Now that The New York Times pay wall is live, you only get 20 free clicks a month. For those worried about hitting their limit, we're taking a look through the paper each morning to find the stories that can make your clicks count.

Top Stories: It's the 200th anniversary of "the grid," Manhattan's decision to structure its city based on the parallel lines of numbered streets and avenues. How the goal of every Iowa candidate is simply to do better (or make it look like they did better) than people expected. 

Opinion: An expert on the region says that organized criminals, not the Muslim group Boko Haram, are responsible for the violence and unrest in Nigeria.

World: How poor families ration food and take days off from eating to stay alive in the Congo. An activist in China who was left crippled and homeless by police is about to be sentenced to prison again for "picking quarrels" and disturbing public order.

U.S.: Indiana is the next battleground over "right to work" laws, which prevent unions from charging mandatory dues on employees.

Health: Hospitals are filled with (and paying the bill for) uninsured patients or illegal immigrants who could be discharged or sent to cheaper facilities, but can't be kicked out without somewhere else to go. Some of them are stuck in this "bureaucratic limbo" for years. Some researchers are questioning a common tactic for treating anorexia patients, who are typically fed very small meals out of fear that too much food will shock the system.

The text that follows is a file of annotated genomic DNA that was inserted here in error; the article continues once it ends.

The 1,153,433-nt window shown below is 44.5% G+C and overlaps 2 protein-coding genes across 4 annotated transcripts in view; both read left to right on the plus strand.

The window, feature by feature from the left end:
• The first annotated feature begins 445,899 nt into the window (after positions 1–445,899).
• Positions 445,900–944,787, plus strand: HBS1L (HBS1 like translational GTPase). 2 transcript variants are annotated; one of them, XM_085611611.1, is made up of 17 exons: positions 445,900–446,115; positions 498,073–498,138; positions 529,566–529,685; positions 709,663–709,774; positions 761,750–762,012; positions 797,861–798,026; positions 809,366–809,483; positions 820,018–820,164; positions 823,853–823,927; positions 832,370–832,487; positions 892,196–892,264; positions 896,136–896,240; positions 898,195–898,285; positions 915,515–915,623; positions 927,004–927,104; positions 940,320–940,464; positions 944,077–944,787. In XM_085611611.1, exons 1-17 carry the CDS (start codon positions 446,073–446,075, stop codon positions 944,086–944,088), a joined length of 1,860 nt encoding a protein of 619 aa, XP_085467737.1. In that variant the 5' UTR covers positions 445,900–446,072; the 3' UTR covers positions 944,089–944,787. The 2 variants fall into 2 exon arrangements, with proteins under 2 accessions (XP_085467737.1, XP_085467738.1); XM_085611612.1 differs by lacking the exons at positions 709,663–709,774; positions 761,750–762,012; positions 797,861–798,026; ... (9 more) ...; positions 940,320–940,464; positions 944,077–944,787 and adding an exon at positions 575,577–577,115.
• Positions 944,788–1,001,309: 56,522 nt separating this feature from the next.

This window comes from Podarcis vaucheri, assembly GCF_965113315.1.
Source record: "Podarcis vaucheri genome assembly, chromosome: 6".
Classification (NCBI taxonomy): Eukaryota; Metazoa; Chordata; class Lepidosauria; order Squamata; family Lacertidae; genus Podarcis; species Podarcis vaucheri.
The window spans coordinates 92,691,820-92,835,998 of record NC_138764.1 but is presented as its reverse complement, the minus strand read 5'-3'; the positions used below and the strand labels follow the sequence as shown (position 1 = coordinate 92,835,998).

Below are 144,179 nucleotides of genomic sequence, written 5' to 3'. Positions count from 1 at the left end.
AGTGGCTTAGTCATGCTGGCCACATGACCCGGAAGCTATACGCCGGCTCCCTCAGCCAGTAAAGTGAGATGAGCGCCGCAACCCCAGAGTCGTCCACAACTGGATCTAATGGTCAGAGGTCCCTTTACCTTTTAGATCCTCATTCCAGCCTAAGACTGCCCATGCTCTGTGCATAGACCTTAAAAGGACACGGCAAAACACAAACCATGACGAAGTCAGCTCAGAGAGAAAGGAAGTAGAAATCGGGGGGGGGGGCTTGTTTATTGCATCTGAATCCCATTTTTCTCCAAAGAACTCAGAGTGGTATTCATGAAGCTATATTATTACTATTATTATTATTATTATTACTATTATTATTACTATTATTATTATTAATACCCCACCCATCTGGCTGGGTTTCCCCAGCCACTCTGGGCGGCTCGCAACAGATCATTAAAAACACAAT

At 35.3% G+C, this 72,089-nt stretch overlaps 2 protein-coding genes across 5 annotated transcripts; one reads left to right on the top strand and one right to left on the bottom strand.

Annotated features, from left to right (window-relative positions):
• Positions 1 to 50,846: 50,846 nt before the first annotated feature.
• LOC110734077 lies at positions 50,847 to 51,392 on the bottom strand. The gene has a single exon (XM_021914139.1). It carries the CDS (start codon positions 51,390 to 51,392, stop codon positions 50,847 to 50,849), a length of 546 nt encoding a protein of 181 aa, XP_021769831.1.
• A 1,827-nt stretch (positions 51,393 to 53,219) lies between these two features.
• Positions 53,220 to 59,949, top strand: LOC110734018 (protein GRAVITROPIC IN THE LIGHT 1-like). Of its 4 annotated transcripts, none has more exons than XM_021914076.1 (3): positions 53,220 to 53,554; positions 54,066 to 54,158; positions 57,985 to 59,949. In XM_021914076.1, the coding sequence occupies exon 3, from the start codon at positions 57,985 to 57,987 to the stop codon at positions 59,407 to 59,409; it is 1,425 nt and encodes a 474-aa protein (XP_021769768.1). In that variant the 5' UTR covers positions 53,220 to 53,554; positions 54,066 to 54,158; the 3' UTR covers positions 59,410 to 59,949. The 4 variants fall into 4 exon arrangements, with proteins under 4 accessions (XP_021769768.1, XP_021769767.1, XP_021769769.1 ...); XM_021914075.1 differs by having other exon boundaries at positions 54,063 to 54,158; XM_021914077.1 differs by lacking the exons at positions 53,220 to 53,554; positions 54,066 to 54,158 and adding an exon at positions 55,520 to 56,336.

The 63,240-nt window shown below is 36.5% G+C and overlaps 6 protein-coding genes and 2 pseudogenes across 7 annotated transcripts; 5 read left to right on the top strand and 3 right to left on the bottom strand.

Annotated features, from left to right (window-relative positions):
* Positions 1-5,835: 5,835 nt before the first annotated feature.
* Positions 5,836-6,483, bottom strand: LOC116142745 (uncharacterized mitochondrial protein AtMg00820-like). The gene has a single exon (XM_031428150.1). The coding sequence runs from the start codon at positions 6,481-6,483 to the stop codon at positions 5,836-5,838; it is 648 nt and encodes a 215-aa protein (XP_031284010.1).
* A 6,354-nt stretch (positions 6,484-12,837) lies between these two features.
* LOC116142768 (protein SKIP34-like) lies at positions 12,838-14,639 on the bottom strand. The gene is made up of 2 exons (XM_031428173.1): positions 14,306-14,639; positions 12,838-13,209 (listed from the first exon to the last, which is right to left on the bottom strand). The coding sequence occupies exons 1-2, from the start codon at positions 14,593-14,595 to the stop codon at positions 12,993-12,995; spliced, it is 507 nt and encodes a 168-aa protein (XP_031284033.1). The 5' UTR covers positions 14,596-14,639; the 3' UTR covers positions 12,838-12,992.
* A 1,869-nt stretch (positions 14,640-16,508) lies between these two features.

Books: Two new reads for anyone spending time in a hospital: Confessions of a Surgeon and The Patient's Checklist.

Science: How a Ph.D. in mathematics ended up teaching freshman biology (a course he never took in school) to M.I.T. students.

Arts: Blindfolded professional violinists are unable to tell the difference between a Stradivarius and a cheaper instrument, and they often prefer the newer version.

Obituaries: Bob Anderson, an ex-Olympic fencer who choreographed some of Hollywood's greatest swords fights, and even took part in some as a stand-in for Darth Vader.